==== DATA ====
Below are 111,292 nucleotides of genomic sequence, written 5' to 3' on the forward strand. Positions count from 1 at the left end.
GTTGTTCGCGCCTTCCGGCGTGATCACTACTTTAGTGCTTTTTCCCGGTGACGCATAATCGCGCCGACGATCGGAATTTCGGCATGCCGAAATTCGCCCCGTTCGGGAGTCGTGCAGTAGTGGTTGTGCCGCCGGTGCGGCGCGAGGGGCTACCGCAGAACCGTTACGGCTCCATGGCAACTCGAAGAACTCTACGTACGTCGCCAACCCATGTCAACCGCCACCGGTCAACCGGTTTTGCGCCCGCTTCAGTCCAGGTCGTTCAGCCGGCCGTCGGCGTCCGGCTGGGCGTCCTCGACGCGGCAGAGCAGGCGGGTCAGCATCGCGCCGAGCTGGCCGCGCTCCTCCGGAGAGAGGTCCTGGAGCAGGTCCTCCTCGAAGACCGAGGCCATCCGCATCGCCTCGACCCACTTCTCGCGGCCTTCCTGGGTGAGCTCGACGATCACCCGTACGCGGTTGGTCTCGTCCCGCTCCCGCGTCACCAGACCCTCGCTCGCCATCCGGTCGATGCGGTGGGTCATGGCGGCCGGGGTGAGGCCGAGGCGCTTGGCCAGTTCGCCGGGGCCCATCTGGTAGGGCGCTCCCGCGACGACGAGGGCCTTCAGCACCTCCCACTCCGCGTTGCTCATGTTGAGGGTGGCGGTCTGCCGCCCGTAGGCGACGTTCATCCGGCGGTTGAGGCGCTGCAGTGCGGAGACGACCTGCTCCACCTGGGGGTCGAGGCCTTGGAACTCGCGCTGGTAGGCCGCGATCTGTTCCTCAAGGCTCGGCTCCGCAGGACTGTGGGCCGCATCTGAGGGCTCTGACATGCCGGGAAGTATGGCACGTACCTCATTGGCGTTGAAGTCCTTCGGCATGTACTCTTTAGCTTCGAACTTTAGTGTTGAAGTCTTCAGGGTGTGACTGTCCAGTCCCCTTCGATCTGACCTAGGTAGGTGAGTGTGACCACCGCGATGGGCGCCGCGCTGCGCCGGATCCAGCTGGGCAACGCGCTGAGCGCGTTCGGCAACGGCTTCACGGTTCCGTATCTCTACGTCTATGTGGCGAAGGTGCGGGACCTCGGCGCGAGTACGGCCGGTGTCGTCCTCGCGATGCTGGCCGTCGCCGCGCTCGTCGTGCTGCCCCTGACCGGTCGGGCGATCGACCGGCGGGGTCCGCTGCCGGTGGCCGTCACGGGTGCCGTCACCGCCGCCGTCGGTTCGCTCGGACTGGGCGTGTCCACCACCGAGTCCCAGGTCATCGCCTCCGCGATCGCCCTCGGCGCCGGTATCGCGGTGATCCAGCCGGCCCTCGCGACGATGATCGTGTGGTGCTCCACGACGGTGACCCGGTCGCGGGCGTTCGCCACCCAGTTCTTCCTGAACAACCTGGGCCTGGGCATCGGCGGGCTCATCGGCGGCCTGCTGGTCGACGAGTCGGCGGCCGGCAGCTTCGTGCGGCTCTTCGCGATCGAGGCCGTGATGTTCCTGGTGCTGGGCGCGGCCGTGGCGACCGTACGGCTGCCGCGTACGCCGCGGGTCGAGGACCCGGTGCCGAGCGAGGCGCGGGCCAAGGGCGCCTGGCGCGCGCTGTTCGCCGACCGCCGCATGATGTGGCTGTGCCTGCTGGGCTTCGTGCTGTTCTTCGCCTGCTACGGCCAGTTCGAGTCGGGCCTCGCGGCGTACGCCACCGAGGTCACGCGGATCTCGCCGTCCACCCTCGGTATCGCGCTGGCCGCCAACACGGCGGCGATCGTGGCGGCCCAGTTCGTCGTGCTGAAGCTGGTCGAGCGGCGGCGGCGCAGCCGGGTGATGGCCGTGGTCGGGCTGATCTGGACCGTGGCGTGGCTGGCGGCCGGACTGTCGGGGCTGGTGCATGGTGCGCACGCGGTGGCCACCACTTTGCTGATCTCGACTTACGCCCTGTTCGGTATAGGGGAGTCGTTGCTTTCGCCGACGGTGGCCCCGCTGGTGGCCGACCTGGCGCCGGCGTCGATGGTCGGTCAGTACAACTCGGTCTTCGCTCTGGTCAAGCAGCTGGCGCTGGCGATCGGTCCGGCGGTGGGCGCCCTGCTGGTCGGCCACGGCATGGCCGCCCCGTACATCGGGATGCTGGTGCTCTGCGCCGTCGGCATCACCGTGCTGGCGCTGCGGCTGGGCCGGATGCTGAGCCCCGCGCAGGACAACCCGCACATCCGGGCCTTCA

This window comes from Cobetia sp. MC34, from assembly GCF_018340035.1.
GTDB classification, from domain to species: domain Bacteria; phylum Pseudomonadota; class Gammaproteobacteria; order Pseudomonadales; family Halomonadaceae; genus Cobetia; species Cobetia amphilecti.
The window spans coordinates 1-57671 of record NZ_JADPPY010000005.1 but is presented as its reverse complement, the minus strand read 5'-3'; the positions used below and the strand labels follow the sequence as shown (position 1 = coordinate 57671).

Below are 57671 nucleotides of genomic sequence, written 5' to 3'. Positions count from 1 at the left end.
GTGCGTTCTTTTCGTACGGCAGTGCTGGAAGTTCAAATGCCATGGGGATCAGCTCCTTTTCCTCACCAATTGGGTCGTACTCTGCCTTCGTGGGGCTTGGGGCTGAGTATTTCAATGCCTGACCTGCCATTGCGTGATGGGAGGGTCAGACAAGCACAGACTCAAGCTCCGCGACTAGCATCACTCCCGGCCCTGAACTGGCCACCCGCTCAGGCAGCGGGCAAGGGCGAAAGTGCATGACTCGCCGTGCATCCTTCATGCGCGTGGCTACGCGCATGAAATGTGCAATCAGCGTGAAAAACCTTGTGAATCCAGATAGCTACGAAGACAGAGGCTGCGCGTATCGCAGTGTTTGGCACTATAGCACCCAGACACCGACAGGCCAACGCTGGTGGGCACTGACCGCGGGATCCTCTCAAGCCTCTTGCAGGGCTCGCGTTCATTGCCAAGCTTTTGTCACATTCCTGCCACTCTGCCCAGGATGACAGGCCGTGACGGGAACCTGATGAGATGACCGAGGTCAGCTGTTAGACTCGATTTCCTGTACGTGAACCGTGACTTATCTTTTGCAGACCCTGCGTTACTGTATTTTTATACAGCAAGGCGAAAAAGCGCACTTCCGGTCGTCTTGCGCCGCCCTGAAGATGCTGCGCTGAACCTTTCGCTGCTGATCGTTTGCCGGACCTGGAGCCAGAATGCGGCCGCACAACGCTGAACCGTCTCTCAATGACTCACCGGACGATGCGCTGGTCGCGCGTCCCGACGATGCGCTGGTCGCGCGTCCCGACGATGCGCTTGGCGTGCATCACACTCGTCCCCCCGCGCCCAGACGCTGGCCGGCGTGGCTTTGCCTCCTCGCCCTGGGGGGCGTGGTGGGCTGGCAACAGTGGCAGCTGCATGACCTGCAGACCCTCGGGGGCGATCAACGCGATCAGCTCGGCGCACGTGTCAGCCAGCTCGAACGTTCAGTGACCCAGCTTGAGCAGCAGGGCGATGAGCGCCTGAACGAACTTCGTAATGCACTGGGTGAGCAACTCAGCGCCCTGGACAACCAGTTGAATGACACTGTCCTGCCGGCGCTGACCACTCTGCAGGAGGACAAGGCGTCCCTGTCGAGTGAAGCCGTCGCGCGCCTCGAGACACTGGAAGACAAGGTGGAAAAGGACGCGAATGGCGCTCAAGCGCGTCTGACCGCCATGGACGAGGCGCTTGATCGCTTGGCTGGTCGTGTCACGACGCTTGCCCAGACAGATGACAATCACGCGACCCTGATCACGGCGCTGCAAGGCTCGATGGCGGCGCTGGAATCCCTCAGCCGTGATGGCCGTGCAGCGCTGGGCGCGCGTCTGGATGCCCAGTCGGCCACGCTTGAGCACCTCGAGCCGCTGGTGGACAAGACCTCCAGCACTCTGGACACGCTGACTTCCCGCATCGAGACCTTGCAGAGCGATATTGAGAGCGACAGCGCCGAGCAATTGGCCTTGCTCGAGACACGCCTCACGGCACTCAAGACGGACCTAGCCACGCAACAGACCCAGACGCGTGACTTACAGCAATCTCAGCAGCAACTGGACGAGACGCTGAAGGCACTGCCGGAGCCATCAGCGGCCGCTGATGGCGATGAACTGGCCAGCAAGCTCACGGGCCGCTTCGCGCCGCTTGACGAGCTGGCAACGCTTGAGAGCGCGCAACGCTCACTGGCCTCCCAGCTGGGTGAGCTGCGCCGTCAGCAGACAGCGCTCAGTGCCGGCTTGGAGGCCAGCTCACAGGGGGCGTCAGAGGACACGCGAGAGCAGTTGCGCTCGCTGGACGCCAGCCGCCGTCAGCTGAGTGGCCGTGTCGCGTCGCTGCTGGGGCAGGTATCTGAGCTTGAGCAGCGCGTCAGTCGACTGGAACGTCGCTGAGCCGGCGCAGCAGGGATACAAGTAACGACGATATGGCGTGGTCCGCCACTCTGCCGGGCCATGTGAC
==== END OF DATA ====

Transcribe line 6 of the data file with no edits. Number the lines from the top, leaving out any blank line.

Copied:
Below are 57671 nucleotides of genomic sequence, written 5' to 3'. Positions count from 1 at the left end.